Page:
The box office failure of Primary Colors and Bulworth, directed by Mike Nichols and Warren Beatty respectively, has prompted Hollywood executives to view the future of the genre as "dicey," or so says entertainment writer Bernard Weinraub in the June 18 New York Times.

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  • December 1997

    Abortion, Adoption, and President Clinton

    Last year, in a span of less than six months, President Clinton vetoed the congressional ban on partial-birth abortion, thereby positioning himself, based on public-opinion surveys of the procedure, as an abortion extremist; and spoke publicly, more than once, about his desire, now or in the future, to adopt a child.

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  • June 1997

    Bad News

    Oh, the tedium. We are confronted, yet again, with the spectacle of the establishment media suffering one of their spasms of professional angst, as they ask each other, with fake drama, what their audience, in genuine anger, frequently asks them: Why do you get so much so wrong so often?

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  • October 1996

    Habla Therapy?

    Instruction #1: "Gather the following materials: a pair of scissors, paste or glue to use on paper, and a piece of construction paper, lightweight cardboard, or a plain piece of paper (in that order or preference) at least 8" x 10" and no larger than 16" X 20."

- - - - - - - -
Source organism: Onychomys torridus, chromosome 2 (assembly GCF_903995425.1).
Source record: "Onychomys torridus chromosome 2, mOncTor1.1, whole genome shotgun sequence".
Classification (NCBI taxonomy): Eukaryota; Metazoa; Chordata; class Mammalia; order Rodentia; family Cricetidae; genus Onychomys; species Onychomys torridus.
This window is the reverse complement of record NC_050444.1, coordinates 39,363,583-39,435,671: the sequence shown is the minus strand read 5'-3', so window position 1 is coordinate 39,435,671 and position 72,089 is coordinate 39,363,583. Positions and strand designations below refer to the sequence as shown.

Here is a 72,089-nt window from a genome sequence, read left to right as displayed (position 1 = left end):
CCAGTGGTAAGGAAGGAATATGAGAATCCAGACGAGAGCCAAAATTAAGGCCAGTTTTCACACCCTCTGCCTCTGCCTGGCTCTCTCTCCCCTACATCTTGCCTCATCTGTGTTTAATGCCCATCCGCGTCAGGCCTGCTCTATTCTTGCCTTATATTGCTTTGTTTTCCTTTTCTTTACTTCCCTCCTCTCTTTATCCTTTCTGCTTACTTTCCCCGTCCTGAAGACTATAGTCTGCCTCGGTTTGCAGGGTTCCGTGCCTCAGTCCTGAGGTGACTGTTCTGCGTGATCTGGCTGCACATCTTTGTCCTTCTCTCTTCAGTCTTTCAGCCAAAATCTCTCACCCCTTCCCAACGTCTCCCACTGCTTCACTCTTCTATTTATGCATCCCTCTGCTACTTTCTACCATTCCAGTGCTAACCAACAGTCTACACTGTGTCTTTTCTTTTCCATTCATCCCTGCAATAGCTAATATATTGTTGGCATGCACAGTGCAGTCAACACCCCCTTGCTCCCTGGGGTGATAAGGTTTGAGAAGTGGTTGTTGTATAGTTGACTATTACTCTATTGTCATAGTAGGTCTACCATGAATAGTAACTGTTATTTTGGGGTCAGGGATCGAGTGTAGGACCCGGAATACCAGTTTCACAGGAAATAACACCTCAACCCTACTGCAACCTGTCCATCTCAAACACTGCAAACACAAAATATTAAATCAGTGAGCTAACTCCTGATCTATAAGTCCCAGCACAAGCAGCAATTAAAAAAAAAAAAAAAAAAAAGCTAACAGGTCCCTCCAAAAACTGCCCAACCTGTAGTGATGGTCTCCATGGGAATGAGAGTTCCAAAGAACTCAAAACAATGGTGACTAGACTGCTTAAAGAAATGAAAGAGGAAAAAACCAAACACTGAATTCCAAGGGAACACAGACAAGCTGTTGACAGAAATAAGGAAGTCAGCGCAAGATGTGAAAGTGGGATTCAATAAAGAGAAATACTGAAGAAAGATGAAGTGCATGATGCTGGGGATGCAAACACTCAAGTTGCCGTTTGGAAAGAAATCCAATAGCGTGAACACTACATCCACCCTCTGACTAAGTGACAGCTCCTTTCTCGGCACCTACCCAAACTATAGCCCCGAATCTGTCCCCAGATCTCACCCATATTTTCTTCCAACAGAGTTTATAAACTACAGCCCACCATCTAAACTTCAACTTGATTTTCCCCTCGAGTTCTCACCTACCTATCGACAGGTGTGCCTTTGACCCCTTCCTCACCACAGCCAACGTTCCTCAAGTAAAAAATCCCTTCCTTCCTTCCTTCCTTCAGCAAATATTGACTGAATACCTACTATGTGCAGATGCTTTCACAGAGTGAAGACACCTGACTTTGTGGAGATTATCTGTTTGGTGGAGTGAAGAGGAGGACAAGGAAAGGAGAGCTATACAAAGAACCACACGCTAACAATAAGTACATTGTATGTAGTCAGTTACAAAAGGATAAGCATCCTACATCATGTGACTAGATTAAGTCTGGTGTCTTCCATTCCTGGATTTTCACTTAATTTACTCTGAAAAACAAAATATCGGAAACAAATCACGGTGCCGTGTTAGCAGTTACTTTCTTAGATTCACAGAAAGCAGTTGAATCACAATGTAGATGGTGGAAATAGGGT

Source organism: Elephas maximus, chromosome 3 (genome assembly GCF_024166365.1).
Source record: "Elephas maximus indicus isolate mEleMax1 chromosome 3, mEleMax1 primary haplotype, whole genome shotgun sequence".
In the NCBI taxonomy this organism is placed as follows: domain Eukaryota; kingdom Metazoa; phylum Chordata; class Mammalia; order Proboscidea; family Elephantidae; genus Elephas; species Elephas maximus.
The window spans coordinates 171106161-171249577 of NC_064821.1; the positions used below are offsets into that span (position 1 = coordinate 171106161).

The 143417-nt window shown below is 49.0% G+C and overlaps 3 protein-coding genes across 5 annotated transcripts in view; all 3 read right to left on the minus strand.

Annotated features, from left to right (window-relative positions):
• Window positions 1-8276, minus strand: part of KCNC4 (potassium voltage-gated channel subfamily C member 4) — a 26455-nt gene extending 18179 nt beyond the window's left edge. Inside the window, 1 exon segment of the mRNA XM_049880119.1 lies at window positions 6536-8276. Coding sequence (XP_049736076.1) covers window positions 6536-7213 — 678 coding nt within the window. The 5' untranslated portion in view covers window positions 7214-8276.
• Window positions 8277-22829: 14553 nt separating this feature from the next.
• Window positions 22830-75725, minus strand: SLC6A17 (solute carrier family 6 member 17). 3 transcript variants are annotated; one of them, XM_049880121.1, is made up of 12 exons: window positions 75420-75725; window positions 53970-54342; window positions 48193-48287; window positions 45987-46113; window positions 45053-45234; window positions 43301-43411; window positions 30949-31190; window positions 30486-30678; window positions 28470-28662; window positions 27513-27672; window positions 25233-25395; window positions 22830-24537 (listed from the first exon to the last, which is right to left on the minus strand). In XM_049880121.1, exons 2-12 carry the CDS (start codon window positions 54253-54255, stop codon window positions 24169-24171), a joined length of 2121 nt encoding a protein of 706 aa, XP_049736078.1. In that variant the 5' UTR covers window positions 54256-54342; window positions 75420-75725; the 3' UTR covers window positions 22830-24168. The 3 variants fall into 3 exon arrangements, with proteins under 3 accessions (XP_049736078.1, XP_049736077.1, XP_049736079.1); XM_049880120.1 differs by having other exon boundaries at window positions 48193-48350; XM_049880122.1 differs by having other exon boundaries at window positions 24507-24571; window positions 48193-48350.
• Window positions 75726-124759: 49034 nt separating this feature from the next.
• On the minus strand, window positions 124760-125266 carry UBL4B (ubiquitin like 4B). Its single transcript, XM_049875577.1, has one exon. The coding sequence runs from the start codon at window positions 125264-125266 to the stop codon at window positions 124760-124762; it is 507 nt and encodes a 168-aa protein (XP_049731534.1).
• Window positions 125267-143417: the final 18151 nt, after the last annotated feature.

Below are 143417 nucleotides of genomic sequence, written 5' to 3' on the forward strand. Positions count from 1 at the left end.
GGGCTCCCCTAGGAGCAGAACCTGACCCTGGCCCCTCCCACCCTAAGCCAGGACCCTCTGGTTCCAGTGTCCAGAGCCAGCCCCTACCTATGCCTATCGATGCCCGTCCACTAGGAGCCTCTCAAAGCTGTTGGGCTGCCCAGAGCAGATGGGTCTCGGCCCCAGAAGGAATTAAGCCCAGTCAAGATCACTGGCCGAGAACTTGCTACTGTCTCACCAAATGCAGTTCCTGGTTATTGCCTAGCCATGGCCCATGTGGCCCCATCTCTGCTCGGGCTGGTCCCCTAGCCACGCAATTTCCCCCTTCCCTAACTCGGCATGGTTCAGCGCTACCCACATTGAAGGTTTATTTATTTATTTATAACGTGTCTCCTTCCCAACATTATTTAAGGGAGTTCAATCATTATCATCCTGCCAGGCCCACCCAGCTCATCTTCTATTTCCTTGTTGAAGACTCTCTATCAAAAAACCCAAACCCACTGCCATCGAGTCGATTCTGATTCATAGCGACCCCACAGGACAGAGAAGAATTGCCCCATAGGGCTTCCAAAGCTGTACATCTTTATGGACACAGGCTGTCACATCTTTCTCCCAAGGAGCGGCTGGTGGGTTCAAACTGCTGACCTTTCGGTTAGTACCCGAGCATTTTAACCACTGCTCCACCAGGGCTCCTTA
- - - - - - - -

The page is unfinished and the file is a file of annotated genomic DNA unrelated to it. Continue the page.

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  • Communication as Manipulation
    February 1996

    Communication as Manipulation

    In her chosen role as doting public grandmother to both Bill and Hillary Clinton, columnist Mary McGrory is ever on the alert for opportunities to whip from her journalistic handbag her favorite images of those two extraordinary kids.

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  • July 1995

    Image Is Everything

    For at least a year now—ever since the evidence became intellectually irrefutable while yet being emotionally deniable—every second sentence written or spoken about Bill Clinton by the dominant media has begun with the word "if."

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Results: 49 Articles found.